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March 11, 2010

"Rethinking Crime — Again"

The title of this post is the headline of this fantastic new commentary on crime and punishment from John J. Di Iulio, Jr. appearing in the journal Democracy.  The piece is a must-read for anyone interesting in crime realities and punishment policies, and it includes a final big section recommending "Six Steps to Zero Prison Growth" that include getting rid of mandatory minimum sentencing terms and considering marijuana legalization.  And here is how the piece concludes:

America has long experienced unacceptable levels of crime, including predatory violence by and against our youth and young adults.  And there is no denying that, 16 years into a national crime drop, the levels remain unacceptable in absolute terms and higher than they were in the early 1960s.  But there are better ways to measure crime and better ways to meet that half-century-old crime challenge.  After growing at an average annual rate of 6.5 percent during the 1990s, the prison population has grown at an average annual rate of 1.8 percent since 2000.

But prison populations need not grow at all over the next decade if Washington policymakers act soon to usher in more humane and cost-effective crime policies.  Americans need not continue to purchase such safety as they enjoy by forsaking freedom for themselves and depriving it to others. We can instead reclaim for ourselves, for our children and grandchildren, and for the children and families of prisoners and ex-prisoners, such lost social and civic luxuries as unlocked front doors, lone late-night walks wherever you please, and everyday life lived among friends and fellow citizens in real American communities.  Call the new federal crime bill "The Zero Prison Growth, Youth Violence Prevention, and Compassionate Drug Policy Act of 2010."  And let the next, and best, crime drop in modern American history begin.

March 11, 2010 at 03:49 PM | Permalink

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Comments

Professor Di Iulio has been a leading voice in the study of crime and delinquency for the last two decades.

He was one of the first to argue that paying to keep a typical felon in prison was a positive social investment after one takes into account the societal harm caused by their incidence of criminality. With the above commentary, he appears to have come nearly full circle. His 3M's of correction-Monitoring, Mentoring, Ministering reflect that belief.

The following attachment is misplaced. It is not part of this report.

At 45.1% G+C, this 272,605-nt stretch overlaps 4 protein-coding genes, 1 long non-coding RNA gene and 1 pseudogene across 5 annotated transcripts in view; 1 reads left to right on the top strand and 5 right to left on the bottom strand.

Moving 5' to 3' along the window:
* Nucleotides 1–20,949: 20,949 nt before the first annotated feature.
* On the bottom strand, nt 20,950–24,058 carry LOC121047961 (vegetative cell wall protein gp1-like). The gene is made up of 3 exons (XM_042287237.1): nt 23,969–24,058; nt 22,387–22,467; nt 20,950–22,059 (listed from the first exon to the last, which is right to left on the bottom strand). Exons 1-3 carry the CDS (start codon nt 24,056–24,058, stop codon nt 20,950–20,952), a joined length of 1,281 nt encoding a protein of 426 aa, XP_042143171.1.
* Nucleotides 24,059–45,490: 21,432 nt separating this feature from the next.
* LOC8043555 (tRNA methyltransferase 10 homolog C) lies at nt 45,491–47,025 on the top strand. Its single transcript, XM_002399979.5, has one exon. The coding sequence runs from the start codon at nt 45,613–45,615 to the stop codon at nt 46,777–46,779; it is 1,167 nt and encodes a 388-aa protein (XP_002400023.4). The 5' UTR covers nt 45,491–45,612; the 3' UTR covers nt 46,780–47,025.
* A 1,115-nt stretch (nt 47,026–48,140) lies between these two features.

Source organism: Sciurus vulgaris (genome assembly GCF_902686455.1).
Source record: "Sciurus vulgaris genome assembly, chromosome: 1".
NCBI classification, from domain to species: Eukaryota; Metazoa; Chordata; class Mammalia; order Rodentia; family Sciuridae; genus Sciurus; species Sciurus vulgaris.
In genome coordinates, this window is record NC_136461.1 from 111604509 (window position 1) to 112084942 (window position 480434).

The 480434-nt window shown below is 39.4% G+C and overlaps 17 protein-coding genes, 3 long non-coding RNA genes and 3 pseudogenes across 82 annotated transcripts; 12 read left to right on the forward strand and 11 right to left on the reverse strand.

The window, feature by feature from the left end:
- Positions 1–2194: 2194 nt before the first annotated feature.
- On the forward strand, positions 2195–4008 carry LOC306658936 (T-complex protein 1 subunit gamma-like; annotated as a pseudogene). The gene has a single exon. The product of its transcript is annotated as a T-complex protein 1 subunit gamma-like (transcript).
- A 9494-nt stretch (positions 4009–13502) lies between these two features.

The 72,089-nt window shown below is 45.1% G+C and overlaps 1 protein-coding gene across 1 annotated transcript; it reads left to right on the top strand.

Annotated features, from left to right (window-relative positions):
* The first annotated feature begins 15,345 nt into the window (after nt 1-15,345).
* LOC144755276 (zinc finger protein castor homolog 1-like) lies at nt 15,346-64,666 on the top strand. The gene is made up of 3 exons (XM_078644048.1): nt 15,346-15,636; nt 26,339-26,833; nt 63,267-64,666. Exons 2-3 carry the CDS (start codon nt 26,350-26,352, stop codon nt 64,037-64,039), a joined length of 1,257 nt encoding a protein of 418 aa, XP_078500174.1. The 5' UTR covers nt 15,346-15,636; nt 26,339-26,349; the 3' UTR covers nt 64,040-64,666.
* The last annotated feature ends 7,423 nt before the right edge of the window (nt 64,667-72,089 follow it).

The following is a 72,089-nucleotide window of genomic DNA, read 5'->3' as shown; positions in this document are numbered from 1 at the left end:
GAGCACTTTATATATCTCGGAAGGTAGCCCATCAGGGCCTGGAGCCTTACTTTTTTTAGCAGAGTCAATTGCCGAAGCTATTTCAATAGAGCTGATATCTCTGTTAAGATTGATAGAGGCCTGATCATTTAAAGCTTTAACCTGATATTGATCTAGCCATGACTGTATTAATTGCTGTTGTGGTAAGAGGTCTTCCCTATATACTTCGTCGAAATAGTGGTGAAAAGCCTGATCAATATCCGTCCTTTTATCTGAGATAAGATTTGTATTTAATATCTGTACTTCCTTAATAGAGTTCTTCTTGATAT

He also coined the concept of "Moral Poverty"-the poverty of being w/o parents and other authorities who love and support you-as an explanation of crime and delinquency. Given the above insight, it is curious that Di Iulio does not mention the instrumental role of the inner-city non-marital birthrate. With non-marital births nearing 70%, poverty-both moral and financial-is a given. With no working male in the home as a role-model, no amount of mentoring or ministering will have an appreciable effect. Unfortunately,inner-cities will remain places to avoid until this plague is ameliorated.

Posted by: mjs | Mar 11, 2010 10:21:41 PM

This is another left wing academic, seeking to loose vicious predators on minority neighborhoods.

He fails to mention child hood obesity. No mention of crippling video game addiction. Half the criminals are murdered by other criminals. There is a 50% rate of self-help death penalty. Any formal penalty enacted would be to execute the 50% who have killed the other 50%. No mention of Walmart, where products are so cheap, anyone can buy them without resorting to theft. The feminist lawyer has feminized the American male. He is too much of a pussy to commit crimes. Plus the poor are so filthy rich, there is little point to making an effort to hit someone over the head for the $50 in their wallets.

The enterprising delinquents who get off their rears are doing much better than most of the readers here. The lawyer has seen to it that crime still pays handsomely for those willing to put in a little effort.

Posted by: Supremacy Claus | Mar 12, 2010 7:21:09 AM

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